Yes. Similar to the Arab Spring, the role of social media is undeniable in the uprising in Turkey. I would not go as far as to say this is a social media revolution, as some have redundantly argued about Tahrir. But clearly, protestors in Turkey would not have been able to organize and make themselves heard this well and be able to undo the silence of Turkish media channels and their pro-government broadcasting, if they did not have access to social media."

I saw a slick video made by the protesters very similar to Anonymous videos; lots of fun, singing, dancing, but still determined to make their point.  I saw in photos similarities to Occupy Wall St.  They even had a nice library set up, that the cops came and destroyed.  Another thing about social media is protesters around the world can share ideas and methods.

Tuesday, June 4, 2013

How Turkish protesters are using the Internet


"Protesters became more careful about communicating information privately after they realised police knew where they were, tracking public posts on social media. 'We were giving out information to police without realising,' Damla said.
After that, links and groups visible only to each other became the way they communicated their location or movements, though they were happy to denounce Erdogan's government and upload photos of alleged police brutality on Twitter or Tumblr.
The use of Virtual Private Networks (VPNs), which hide a user's location and allow them to view the internet undetected, has also seen a sharp increase in recent days.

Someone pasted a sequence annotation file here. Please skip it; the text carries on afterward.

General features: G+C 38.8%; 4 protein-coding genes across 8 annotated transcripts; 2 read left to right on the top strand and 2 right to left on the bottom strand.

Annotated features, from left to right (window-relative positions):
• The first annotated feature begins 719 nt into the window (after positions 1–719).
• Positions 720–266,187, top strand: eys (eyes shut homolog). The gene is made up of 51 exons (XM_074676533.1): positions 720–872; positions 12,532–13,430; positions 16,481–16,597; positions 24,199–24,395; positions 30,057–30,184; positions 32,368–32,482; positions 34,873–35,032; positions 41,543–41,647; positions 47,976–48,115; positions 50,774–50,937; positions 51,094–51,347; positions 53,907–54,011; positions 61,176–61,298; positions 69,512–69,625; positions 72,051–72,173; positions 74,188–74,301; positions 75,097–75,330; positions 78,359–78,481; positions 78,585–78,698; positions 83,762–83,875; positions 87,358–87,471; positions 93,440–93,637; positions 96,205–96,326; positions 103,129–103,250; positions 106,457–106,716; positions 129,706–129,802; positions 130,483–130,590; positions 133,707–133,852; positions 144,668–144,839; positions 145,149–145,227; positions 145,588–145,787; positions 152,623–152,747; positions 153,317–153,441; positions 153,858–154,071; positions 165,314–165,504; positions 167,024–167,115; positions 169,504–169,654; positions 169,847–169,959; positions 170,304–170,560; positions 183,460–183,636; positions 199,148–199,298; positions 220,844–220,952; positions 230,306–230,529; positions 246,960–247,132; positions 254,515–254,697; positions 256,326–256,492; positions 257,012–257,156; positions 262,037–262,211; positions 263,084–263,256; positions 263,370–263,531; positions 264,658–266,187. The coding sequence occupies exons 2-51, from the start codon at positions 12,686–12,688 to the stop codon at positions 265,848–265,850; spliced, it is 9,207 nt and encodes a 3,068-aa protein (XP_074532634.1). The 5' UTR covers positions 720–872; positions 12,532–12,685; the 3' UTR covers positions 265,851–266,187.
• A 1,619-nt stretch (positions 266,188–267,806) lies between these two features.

One app, Hotspot Shield, jumped into the Apple App Store's top five in Turkey yesterday, a rise of 120,000 new users in a week, as the population seeks to keep mobile communications channels open in anticipation of further crackdowns and arrests"

This is a great explanation of how protesters are using the net.  Useful reading for the future.

Social media fueled protests


"There are also other interesting political commonalities to these movements, including their use of durable presence in public space as a form of protest, anti-authoritarianism as a uniting ideology, an '“anti-politica'” stance among participants, the participation and key role played by 'lumpen' elements such as soccer fans, the importance of anger towards cronyism, police repression as a spark and uniting theme, to name a few. Hence, this post is an attempt to take a bite out of a complex topic with a special focus on social-media and organizational styles of networked movements:"

And here are her 8 points:

1. lack of organized/institutional leadership
2. organized around a "no" not a "go"
3. a feeling of lack of institutional outlet
4. non-activist participation
5. external attention
6. social media as structuring the narrative
7. breaking of pluralistic ignorance and altering collective action dynamics
8. not easily steerable towards complex, strategic political action

A good read.

Monday, June 3, 2013

Social media is evil! says Turkish leader


"Erdogan also blamed Twitter for spreading unrest: 'There is now a scourge that is called Twitter. The best examples of lies can be found there. To me, social media is the worst menace to society.'”

Of course, maybe instead the things people are saying on twitter are actual sentiments.  Maybe they are statements of Turkish citizens expressing their views of their government.  And maybe they shouldn't be dismissed by someone who should be listening to the citizens.